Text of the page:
As opposed to the nearby belt, Gliese III, a terrestrial world without an atmosphere, is more typical of Banu mining operations. Its various guilds form a shifting landscape of outposts and mining installations, as control of territories regularly changes hands from souli to souli.
Gliese IV (Nogo)
When Humans first arrived in Gliese, they were shocked to discover a fully terraformed utopia that had zero Banu residing on it. With lush forests and grassy hills, Gliese IV seems ripe for settlement, and at one point the Banu themselves must have thought so too. Much of the surface of the planet features the decaying ruins of ancient settlements long abandoned. When asked why the planet is left untouched, most Banu simply reply that they aren’t supposed to go there. This common refrain has earned the planet the nickname ‘Nogo’ amongst Humans visiting the system. With the Banu’s unique view of history, to them it is not important why the world must be left untouched, but rather simply that it should be.
After scientific analysis revealed no obvious reasons why the world would be dangerous, several Human colonies decided to stake claims on the world and (thus far) are finding great success making a life for themselves. They even have brisk trade with the nearby Lyris Flotilla, whose inhabitants have rapacious appetites for fresh produce grown on the planet. Several notable Human xeno-archeologists have dedicated themselves to exploring the Banu ruins on the world to discover the truth of what forced the Banu to give up the planet.
Not everything is as completely idyllic on Nogo as images of the beautiful landscape would have you believe. Several outlaw groups have established themselves here, taking advantage of the lack of a formal government and military to prosper, especially since Banu mercenaries will not enter the atmosphere. However, new information has come to light that may be giving those using Gliese IV as a hideout second thoughts. A recent declassification under the Historical Truth Act has revealed that the UEE utilized a secret program called Project Eclipse to target a particularly dangerous insurgent group living on the world with elite stealth bombers.
The heart of commerce in the system, Lyris Flotilla is composed of a semi-permanent mooring of various stations and large vessels that form a massive trade hub. Almost all ore and other resources collected in the system pass through Lyris on their way to dozens of other systems. With so many visitors stopping at the flotilla every day, there is an incredible mélange of food, shopping and entertainment to be found throughout its various wings and halls. By dating some of the oldest structure which are part of the flotilla, it is theorized that the first ships gathered here when Gliese IV was first vacated, eventually forming into the structure that exists today.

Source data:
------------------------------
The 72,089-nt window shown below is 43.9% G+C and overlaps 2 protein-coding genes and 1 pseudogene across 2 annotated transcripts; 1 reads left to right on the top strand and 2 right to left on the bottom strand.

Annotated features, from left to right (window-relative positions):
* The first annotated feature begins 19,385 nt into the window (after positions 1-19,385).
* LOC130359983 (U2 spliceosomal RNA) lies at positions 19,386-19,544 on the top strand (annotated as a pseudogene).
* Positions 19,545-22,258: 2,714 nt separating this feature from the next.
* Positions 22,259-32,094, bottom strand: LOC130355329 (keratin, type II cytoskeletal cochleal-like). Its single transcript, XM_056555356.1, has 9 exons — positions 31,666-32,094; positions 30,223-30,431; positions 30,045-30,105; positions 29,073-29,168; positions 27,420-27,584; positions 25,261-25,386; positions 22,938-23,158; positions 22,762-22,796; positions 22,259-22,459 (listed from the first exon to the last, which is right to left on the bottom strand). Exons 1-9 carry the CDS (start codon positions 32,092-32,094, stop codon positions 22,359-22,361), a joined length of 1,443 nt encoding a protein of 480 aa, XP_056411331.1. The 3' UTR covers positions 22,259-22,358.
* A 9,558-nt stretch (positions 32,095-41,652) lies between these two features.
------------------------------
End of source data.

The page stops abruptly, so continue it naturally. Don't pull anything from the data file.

Gliese Belt Beta
Having been more easily mined than Alpha Belt, today this group of heavily worked-over asteroids draws more attention from salvagers, looking to harvest materials from old outposts and abandoned rigs, than it sees from miners.
Thick clouds of dense water vapor cover the surface of this warm gas giant, which is dotted by orbiting condensers. Human corporation Terragra uses Gliese V as the source for their line of bottled water, and claims that its natural purity is unmatched in the Empire.
Gliese Cluster Gamma
This distant and sparse cluster of asteroids has a dangerous reputation and is a viable site only for more experienced miners, thanks to its remote nature and treacherous gas pockets.
The final stop before leaving the system, this distant and barren protoplanet is littered with luck offerings left by new trade soulis before starting their first journey.
Many stalls in the Lyris market will offer visitors a drink from their slomaddon, a large ornate brewing vessel, as part of the traditional deal-making process. It is recommended that pilots who have sampled slomaddon wait a few hours before flying, as some of the ingredients can have a delayed intoxicating effect on Humans that may not be apparent at first.
HEARD IN THE WIND
“The only silver lining to Samuel Messer’s terribly brutal time in office was the opening of trade with Gliese and that he ruled for a relatively brief eighteen years.”
– Sydney Kamarck, A Cruel Farewell: A Survey of Imperators Before the Fall, 2877
“If you ever wonder where all the losing shirts for the Sataball Championship wind up, then you, my friend, have never been to Lyris. It’s like Banu there all live in some amazing alternate universe where the Jumpers won in ’39.”
– Tobias Dapur, Dapur Tells Da Truth Comedy Special, 2942